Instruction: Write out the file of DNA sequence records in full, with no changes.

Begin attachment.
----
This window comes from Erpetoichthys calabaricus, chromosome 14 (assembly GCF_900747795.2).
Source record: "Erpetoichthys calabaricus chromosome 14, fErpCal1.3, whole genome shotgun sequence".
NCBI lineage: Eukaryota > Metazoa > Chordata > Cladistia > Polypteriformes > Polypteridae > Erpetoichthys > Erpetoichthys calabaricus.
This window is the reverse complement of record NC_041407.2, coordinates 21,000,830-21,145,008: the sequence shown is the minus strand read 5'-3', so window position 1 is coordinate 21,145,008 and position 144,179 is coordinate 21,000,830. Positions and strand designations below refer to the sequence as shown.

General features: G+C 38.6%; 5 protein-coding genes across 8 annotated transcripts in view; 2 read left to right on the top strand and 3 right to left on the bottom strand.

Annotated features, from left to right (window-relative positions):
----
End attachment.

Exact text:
This window comes from Erpetoichthys calabaricus, chromosome 14 (assembly GCF_900747795.2).
Source record: "Erpetoichthys calabaricus chromosome 14, fErpCal1.3, whole genome shotgun sequence".
NCBI lineage: Eukaryota > Metazoa > Chordata > Cladistia > Polypteriformes > Polypteridae > Erpetoichthys > Erpetoichthys calabaricus.
This window is the reverse complement of record NC_041407.2, coordinates 21,000,830-21,145,008: the sequence shown is the minus strand read 5'-3', so window position 1 is coordinate 21,145,008 and position 144,179 is coordinate 21,000,830. Positions and strand designations below refer to the sequence as shown.

General features: G+C 38.6%; 5 protein-coding genes across 8 annotated transcripts in view; 2 read left to right on the top strand and 3 right to left on the bottom strand.

Annotated features, from left to right (window-relative positions):